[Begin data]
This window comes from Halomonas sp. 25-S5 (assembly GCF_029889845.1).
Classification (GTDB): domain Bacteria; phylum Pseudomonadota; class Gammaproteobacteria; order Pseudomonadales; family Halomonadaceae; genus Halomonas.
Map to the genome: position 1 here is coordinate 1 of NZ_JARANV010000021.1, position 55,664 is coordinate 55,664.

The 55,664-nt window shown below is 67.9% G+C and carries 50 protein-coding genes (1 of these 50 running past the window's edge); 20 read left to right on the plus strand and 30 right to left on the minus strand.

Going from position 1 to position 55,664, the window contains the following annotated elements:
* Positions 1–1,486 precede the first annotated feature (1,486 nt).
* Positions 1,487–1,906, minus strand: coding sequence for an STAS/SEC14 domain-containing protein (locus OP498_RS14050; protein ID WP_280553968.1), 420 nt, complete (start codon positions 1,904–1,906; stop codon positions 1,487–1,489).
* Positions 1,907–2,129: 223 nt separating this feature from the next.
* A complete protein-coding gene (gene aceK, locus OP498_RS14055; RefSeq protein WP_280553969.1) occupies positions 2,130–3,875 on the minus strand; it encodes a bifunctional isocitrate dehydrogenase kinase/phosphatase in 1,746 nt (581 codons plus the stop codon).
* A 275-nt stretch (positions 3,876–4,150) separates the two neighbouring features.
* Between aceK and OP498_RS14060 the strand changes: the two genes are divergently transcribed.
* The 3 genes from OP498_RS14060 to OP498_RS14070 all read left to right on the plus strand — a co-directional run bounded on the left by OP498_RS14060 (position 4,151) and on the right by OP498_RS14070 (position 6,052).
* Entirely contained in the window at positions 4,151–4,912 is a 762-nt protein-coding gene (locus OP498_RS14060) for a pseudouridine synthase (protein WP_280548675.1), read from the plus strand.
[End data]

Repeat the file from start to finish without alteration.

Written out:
This window comes from Halomonas sp. 25-S5 (assembly GCF_029889845.1).
Classification (GTDB): domain Bacteria; phylum Pseudomonadota; class Gammaproteobacteria; order Pseudomonadales; family Halomonadaceae; genus Halomonas.
Map to the genome: position 1 here is coordinate 1 of NZ_JARANV010000021.1, position 55,664 is coordinate 55,664.

The 55,664-nt window shown below is 67.9% G+C and carries 50 protein-coding genes (1 of these 50 running past the window's edge); 20 read left to right on the plus strand and 30 right to left on the minus strand.

Going from position 1 to position 55,664, the window contains the following annotated elements:
* Positions 1–1,486 precede the first annotated feature (1,486 nt).
* Positions 1,487–1,906, minus strand: coding sequence for an STAS/SEC14 domain-containing protein (locus OP498_RS14050; protein ID WP_280553968.1), 420 nt, complete (start codon positions 1,904–1,906; stop codon positions 1,487–1,489).
* Positions 1,907–2,129: 223 nt separating this feature from the next.
* A complete protein-coding gene (gene aceK, locus OP498_RS14055; RefSeq protein WP_280553969.1) occupies positions 2,130–3,875 on the minus strand; it encodes a bifunctional isocitrate dehydrogenase kinase/phosphatase in 1,746 nt (581 codons plus the stop codon).
* A 275-nt stretch (positions 3,876–4,150) separates the two neighbouring features.
* Between aceK and OP498_RS14060 the strand changes: the two genes are divergently transcribed.
* The 3 genes from OP498_RS14060 to OP498_RS14070 all read left to right on the plus strand — a co-directional run bounded on the left by OP498_RS14060 (position 4,151) and on the right by OP498_RS14070 (position 6,052).
* Entirely contained in the window at positions 4,151–4,912 is a 762-nt protein-coding gene (locus OP498_RS14060) for a pseudouridine synthase (protein WP_280548675.1), read from the plus strand.